The “Quote and Note” strategy is a very common one with read alouds, novel studies, and literature circles. We just finished a novel study in class and I felt for the first time that I really had a good system going for the quote and notes that we were doing. We did Quote and Notes about once a week for this novel study.

Note: A lot of these suggestions come from my friend Jess and Faye Brownlie’s Grand Conversations but I have also gathered lots of suggestions from other people and sources over the years, so thank you to everyone that has helped along the way!

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Quote and Note Day 1:

Together we brainstormed what makes for a good, strong quote to choose. With this list in mind I read aloud a chapter and they all chose one or two quotes to write down and then they did the same with one more chapter one their own (three quotes total). I gave the instruction that a note needed to give more than just a description of the quote but also needed to tell why it seems important (What does it allude to? What does it make you think of? What connections/predictions can you make?)

When they handed in their Q&N sheets that day I noticed some good quotes chosen but a lack of meaning and depth in their responses. When I marked them I wrote suggestions for how to elaborate their notes and I also highlighted any powerful writing I noticed in student’s work.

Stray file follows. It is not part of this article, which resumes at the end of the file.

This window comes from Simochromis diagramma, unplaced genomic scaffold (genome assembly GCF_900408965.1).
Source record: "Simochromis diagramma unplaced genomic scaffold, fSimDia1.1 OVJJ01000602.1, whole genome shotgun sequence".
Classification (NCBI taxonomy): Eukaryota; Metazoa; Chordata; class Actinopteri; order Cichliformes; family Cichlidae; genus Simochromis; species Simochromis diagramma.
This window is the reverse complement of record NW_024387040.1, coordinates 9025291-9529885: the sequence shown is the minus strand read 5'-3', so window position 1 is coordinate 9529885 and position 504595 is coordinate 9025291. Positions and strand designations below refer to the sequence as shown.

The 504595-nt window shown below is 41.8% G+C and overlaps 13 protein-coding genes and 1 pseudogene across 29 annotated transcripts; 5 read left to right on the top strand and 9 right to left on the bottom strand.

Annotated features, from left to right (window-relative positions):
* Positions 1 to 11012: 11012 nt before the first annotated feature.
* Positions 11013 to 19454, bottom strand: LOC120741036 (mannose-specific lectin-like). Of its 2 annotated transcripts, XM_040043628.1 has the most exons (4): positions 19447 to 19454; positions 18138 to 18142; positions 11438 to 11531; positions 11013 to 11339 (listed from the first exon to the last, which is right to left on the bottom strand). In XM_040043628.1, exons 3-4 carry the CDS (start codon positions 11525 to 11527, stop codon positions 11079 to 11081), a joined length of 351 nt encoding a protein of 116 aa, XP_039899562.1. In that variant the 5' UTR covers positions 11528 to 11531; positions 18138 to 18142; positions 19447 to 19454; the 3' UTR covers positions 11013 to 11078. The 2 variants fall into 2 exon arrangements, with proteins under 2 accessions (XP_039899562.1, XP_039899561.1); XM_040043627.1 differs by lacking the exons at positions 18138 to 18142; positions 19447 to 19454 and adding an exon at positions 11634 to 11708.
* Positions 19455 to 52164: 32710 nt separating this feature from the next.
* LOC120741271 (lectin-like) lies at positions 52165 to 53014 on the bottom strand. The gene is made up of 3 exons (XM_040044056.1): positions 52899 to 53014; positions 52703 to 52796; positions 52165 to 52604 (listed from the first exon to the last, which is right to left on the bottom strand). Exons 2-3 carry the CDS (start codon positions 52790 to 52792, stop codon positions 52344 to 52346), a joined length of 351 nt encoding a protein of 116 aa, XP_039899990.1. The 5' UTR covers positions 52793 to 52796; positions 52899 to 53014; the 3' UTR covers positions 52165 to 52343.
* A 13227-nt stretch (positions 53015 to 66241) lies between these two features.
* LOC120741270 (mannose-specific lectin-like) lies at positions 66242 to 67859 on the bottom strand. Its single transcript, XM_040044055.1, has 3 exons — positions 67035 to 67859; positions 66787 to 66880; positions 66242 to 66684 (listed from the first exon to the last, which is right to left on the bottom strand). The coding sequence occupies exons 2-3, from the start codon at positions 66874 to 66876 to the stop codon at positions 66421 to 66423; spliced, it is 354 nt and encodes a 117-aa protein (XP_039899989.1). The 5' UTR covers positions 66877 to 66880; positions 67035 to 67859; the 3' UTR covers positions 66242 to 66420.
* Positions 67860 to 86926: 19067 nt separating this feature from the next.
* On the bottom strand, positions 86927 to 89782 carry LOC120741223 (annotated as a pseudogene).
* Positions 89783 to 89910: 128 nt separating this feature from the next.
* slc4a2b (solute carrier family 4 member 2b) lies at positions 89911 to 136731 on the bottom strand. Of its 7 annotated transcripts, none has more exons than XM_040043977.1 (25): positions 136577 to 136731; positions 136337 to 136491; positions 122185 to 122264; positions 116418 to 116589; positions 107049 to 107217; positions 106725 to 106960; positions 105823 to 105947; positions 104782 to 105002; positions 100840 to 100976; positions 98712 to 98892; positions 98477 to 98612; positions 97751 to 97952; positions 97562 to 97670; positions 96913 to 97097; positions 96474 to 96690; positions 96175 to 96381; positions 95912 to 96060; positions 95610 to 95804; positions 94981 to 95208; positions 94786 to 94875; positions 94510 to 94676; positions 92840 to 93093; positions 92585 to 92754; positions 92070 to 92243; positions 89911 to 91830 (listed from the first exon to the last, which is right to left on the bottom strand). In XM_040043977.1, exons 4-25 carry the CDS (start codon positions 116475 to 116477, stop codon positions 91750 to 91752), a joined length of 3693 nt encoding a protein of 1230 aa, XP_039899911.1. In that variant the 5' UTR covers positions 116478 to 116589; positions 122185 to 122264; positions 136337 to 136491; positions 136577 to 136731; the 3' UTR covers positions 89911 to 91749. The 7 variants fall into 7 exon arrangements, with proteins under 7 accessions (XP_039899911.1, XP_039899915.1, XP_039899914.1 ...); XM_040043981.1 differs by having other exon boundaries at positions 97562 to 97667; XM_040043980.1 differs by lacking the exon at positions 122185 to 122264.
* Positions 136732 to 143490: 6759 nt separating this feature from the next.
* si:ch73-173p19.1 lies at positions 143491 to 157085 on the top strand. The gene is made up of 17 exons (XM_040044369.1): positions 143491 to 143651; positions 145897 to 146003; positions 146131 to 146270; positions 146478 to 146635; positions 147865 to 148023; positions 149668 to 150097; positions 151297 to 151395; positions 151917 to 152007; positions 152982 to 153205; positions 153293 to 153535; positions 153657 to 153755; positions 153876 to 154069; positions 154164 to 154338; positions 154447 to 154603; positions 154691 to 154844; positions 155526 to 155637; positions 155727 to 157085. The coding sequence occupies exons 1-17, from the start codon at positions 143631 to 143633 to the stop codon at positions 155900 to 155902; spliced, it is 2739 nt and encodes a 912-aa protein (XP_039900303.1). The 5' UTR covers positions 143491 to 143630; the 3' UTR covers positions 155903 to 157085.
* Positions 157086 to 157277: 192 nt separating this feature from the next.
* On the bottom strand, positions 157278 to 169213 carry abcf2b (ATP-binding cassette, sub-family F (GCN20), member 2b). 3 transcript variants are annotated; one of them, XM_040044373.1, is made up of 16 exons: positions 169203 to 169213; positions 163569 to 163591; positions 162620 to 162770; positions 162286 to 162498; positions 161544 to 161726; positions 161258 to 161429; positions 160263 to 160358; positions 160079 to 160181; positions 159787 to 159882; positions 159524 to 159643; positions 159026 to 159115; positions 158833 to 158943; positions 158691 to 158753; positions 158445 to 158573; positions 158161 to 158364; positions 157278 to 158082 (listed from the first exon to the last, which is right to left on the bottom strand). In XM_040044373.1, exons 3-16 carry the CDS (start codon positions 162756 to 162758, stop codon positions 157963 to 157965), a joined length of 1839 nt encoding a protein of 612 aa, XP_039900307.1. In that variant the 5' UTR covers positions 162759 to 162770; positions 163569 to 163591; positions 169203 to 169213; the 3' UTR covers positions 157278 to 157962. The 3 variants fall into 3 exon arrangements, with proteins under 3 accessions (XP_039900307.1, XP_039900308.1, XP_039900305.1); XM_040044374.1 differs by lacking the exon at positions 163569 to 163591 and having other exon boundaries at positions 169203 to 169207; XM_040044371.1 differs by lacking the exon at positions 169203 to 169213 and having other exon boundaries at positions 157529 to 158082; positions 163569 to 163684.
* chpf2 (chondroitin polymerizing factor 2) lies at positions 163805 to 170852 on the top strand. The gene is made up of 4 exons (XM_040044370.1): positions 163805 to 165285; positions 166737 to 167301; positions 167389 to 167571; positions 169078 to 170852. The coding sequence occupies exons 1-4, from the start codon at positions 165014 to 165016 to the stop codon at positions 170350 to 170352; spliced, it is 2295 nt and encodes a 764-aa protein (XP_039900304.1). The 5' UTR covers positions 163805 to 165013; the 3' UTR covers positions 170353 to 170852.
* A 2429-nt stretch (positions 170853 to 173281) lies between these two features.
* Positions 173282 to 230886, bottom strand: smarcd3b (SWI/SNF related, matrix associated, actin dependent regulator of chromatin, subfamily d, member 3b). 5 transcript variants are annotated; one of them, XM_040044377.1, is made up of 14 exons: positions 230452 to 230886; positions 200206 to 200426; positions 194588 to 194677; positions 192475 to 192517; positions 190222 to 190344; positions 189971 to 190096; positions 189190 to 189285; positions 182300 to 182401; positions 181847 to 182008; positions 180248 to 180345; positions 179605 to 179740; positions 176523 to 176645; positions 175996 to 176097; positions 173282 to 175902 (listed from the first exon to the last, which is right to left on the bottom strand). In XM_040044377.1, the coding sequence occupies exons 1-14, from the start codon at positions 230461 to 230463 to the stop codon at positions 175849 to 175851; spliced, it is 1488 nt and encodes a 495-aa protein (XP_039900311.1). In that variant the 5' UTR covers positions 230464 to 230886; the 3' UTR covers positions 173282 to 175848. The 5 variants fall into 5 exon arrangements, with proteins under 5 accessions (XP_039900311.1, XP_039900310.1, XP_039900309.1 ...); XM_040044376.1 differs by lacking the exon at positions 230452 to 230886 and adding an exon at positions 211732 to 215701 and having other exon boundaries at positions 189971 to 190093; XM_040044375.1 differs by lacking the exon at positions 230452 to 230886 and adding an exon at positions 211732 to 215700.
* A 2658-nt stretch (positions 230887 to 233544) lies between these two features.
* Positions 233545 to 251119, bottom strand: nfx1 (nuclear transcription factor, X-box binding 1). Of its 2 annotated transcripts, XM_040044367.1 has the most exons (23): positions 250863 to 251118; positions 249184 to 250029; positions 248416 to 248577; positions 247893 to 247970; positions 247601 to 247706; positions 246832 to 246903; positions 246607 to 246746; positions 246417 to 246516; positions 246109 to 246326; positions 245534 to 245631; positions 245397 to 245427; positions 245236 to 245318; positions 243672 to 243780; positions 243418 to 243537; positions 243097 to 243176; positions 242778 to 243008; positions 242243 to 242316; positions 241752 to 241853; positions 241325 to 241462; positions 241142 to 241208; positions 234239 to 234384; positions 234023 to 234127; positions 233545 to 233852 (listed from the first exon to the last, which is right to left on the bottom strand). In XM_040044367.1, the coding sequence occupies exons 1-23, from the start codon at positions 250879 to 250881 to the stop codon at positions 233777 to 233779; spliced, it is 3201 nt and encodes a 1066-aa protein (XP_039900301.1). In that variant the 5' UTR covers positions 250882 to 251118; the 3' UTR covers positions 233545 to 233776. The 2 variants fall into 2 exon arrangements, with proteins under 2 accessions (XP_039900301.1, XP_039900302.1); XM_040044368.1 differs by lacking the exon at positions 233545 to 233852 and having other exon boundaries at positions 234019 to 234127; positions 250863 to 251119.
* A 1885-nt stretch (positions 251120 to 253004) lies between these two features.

Quote and Note Day 2:

I started the class by handing back the first Q&N’s and had any students with highlighted (powerful writing) examples who were comfortable sharing to read theirs aloud. I then did an example Q&N with the class based on one powerful quote from the novel but instead of just doing the one note I did three notes on the same quote: Good, Better, Wow! For the “Good” level I wrote something very similar to what most have them had done – I answered with an “I think this quote is important because…” For the “Better” note we brainstormed things we could add, like predictions or connections. And then for the “Wow!” level we talked about meaning and referred to our “What powerful writers do…” anchor chart. After the class example they had to choose one quote and do their own “Good, Better, Wow!” examples of notes.

The responses were much better this time and I did the same thing – marking, adding suggestions, and highlighting powerful writing.

Quote and Note Day 3:

We started the class with the same process of handing back the last Q&N’s and having students who were comfortable read out their examples of powerful writing. This time students were expected to do three quotes on their own (back like on day 1 except a lot more prepared).

I originally felt like I had failed with the Day 1 flop of not good writing but looking back I realize how much more powerful it was for them to revise their work from their own writing. Also, reading the students’ examples of powerful writing aloud before we moved onto the next Q&N was a great way to solidify their learning. It was also a great way for me to highlight different students – I tried to find powerful writing examples in my less confident students and I could see the surge of confidence they got with reading their work aloud.

Do you do Quote and Notes with your class?

How do you help students become stronger readers/responders during novel study?

Meaghan